Adults with myasthenia gravis who contracted COVID-19 were at twice the risk of hospitalization, ICU admission, and death based on data from a recent population-based study.
According to a recent population-based study using administrative health data in Ontario, Canada, adult participants with myasthenia gravis (MG) and who also contracted COVID-19 were twice the risk of hospitalization of matched controls.1 The patients with MG and infected with COVID-19 were also more at risk of ICU admission and death in comparison.
The MG cases had higher rates of ER visits, at 36.6% versus 24.4% for matched controls, as well as hospital admissions, at 30.5% in comparison to 15.1%. The ICU admissions were also higher, occurring at rates of 6.7% for the MG cases versus 3.9% for the matched controls, as was 30-day mortality (14.6% vs. 8.5%). In past research, there has been limited data on the health outcomes of COVID-19 infected people with MG, vaccine uptake, and safety.
Monica de Carvalho Alcantara, MD, PhD, Division of Neurology, UHN Toronto General Hospital, and colleagues presented the data at the 2022 American Association of Neuromuscular & Electrodiagnostic Medicine Annual Meeting, where between January 2020 and May 2021 there were 164 of 4411 (3.7%) MG cases and 669 of 22,055 (3.0%) controls who contracted COVID-19.1 Among the 3461 first doses of the COVID-19 vaccines in MG cases, less than 6 were hospitalized with an MG diagnosis within 30 days.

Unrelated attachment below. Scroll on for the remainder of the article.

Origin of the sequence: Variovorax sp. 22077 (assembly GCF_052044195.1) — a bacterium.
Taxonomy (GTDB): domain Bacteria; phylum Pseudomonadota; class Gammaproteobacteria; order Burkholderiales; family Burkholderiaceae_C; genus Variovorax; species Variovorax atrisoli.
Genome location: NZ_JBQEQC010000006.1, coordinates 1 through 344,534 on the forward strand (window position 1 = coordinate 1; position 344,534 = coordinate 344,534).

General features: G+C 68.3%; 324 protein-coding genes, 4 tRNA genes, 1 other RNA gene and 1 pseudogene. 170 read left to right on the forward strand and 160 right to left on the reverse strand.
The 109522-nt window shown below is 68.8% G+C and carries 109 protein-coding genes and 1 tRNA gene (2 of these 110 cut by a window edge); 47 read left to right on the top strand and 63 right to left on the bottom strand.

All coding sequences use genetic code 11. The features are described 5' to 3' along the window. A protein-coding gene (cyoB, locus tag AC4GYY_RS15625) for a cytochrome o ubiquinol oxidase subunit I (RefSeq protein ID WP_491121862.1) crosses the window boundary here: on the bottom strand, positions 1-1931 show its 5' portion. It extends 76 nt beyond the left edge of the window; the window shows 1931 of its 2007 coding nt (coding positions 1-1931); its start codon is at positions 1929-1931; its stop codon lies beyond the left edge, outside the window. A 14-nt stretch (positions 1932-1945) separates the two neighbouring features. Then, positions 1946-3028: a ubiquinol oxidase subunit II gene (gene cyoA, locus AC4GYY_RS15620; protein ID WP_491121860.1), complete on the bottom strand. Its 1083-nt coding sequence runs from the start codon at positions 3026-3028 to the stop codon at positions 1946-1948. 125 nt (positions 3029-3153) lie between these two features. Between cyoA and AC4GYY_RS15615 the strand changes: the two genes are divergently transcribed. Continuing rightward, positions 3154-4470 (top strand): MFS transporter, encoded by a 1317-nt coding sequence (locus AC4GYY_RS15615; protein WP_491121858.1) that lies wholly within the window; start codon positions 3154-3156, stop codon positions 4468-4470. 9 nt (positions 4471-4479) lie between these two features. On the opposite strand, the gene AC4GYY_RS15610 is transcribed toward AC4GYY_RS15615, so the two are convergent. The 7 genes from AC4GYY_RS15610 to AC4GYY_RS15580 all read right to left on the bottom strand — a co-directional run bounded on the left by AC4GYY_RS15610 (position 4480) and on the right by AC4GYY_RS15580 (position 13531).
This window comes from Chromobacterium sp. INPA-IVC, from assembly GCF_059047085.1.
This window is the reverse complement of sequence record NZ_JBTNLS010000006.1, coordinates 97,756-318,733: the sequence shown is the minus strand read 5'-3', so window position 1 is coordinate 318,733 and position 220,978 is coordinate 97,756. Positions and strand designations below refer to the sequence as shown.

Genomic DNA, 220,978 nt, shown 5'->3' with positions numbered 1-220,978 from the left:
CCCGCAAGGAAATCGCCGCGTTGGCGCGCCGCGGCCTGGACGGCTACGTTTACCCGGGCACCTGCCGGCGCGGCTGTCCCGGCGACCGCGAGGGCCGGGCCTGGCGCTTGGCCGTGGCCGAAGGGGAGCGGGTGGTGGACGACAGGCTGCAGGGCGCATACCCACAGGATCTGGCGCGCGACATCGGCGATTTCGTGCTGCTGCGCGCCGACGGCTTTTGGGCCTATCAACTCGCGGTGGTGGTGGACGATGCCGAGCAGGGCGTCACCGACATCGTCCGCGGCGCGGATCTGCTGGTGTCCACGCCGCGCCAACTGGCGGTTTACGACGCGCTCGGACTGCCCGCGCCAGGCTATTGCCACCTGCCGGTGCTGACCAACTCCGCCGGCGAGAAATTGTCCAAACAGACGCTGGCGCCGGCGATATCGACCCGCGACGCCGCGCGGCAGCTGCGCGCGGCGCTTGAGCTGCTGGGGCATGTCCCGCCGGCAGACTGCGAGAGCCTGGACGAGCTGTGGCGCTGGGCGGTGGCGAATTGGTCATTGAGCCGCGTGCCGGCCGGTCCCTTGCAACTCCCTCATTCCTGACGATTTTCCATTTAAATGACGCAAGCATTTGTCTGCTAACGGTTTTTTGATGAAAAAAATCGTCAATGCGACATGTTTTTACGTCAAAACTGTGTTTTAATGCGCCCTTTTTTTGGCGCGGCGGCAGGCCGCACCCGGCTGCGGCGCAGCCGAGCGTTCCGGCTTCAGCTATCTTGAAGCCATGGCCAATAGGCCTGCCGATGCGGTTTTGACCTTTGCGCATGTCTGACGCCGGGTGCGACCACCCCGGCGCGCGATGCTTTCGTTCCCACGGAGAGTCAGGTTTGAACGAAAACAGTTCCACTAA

Of the eligible Ontario residents screened (n= 11,365,233), MG cases were matched according by age, sex and residential area with controls in the study. The mean age of the cohort was 67.7 years (±15.6), and more than half women (51.6%), and the majority were urban residents (88.0%). By August 2021, 80.3% MG cases versus 81.2% controls had received 2 vaccine doses, 3.1% MG cases versus 2.8% controls had one dose and 16.4% MG cases versus 15.8% controls were unvaccinated. Also in the study, vaccine uptake was high along with the negligible risk of severe MG exacerbations after receiving the immunization.
Previous research from Sonigra et al suggests that patients with MG are may be at a higher risk of developing a COVID-19 infection because of the associated immunosuppression resulting from long-term corticosteroid use.2 In another observational study from Rzepiński et al, 30 unvaccinated Polish patients with MG consulted in a neurological outpatient clinic had 11 patients with MG requiring hospitalization.3 Among the patients in the study group, 10 were identified as being infected with COVID-19. Of those that were infected, 7 experienced a mild course of symptoms with a quick recovery. As for the 3 remaining patients that had COVID-19, all had MG exacerbation reported.
Future research is needed to evaluate the infection of COVID-19 into the account of the ratio of patients vaccinated to unvaccinated MG patients, international differences, and the types of applied treatments available for patients.3